The Princeton Board of Trustees has named three new professors to the School of Engineering and Applied Science, including Howard A. Stone a leader in fluid dynamics research.

Stone will be appointed the Donald R. Dixon ’69 and Elizabeth W. Dixon Professor of Mechanical and Aerospace Engineering beginning Sept. 1, 2009. Sigrid Adriaenssens and Branko Gli≈°ic will be appointed assistant professors in the Department of Civil and Environmental Engineering beginning on Feb. 1, 2009.

Stone is currently the Vicky Joseph Professor of Engineering and Applied Mathematics at Harvard University. In 2008, he was the winner of the inaugural Batchelor Prize, an award sponsored by the Journal of Fluid Mechanics, for the breadth and depth of his research over a 10-year period (1998-2007) and for his widely acknowledged leadership in fluid mechanics generally. In 2000, Stone was named a Harvard College Professor, an appointment established in 1997 to honor outstanding service to undergraduate education.

Stone did his undergraduate studies at University of California at Davis and earned his Ph.D. at Caltech. He joined the Harvard faculty in 1989 after spending a year as a post-doctoral fellow in the Department of Applied Mathematics and Theoretical Physics at Cambridge University.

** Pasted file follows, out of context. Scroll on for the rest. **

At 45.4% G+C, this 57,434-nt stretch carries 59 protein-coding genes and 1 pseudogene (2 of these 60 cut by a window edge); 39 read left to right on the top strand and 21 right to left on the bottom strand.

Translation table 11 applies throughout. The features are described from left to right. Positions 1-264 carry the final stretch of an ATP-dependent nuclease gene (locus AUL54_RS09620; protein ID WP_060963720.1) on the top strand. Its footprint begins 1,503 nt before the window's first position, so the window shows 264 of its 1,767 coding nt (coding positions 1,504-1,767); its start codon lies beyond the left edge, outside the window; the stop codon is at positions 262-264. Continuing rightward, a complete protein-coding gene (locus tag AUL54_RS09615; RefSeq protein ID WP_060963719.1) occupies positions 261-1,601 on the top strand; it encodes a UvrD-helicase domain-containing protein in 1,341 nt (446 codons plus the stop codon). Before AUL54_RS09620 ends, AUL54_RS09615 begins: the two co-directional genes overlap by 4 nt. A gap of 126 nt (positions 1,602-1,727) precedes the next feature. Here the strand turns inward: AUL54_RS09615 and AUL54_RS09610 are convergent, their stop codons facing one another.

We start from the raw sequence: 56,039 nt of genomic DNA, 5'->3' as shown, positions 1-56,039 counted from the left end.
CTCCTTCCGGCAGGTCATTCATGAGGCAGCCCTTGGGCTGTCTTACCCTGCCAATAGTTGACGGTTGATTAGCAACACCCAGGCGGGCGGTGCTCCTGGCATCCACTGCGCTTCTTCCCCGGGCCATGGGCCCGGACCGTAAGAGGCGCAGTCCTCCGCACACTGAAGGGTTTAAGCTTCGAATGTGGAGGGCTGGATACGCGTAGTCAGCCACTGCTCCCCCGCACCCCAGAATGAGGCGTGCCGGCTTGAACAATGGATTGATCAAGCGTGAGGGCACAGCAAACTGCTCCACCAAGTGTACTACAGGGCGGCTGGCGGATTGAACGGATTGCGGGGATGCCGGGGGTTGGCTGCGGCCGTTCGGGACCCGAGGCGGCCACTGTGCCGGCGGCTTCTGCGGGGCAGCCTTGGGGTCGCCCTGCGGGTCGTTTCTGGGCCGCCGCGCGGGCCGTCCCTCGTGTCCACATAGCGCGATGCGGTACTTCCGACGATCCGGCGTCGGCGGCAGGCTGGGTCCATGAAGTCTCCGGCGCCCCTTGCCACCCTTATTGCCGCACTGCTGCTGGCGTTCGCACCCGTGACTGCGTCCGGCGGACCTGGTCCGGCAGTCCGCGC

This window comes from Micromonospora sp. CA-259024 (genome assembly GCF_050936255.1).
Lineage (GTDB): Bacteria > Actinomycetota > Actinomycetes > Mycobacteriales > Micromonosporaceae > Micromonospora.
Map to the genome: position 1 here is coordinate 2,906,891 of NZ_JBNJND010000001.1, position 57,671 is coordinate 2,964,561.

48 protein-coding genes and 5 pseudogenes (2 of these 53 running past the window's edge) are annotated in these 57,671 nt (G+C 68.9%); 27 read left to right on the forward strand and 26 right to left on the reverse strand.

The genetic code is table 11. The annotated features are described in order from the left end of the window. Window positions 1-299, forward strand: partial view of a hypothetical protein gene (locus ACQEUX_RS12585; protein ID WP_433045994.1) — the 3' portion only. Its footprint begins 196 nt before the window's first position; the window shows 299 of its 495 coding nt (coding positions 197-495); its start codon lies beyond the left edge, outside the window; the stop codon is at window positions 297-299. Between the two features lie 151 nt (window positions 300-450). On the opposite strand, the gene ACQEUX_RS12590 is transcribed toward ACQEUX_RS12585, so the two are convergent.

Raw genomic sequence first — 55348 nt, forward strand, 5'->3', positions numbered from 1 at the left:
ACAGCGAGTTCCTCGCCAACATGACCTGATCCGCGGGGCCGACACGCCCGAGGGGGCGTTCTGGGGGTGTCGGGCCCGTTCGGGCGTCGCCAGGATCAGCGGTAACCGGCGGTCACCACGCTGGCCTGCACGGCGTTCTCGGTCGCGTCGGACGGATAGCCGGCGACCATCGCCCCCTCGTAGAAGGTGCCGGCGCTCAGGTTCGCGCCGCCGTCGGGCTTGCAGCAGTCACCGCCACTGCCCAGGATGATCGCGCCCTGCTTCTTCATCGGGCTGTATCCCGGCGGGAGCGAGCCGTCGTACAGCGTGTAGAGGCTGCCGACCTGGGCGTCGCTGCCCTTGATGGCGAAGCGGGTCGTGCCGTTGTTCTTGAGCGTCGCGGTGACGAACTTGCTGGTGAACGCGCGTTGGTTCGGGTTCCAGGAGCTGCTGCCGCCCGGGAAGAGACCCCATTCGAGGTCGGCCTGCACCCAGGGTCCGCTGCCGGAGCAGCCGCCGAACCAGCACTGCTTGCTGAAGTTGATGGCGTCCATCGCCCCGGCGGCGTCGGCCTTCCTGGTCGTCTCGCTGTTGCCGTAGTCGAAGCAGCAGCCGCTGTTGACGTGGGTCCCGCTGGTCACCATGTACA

His research focuses on a variety of fundamental problems in fluid motions dominated by viscosity. He has made contributions to a wide range of problems involving effects of surface tension, buoyancy, fluid rotation and surfactants.

Adriaenssens joins Princeton from the University of Brussels, where she has been a faculty member in the Department of Mechanics of Materials and Constructions since 2006. From 2003 to 2006, she was a senior project engineer for Ney and Partners in Brussels, and prior to that she was a visiting fellow in the Department of Civil Engineering at the University of Mauritius.

Adriaenssens received a Ph.D. and masters degree from the Centre for Lightweight Structures at the University of Bath, and a bachelor of engineering from the Department of Architecture and Civil Engineering also at Bath. Her research interests include lightweight structures, form-finding structures and structural optimization.

Glišic comes to Princeton from SMARTEC SA, a Swiss manufacturer of health monitoring systems, where he has been a solutions and services manager since 2000. A civil engineer, Glišic holds degrees in civil engineering and theoretical mathematics, and received his Ph.D. from the Swiss Federal Institute of Technology. His research interests include sensing and structural health monitoring, and smart structures and materials.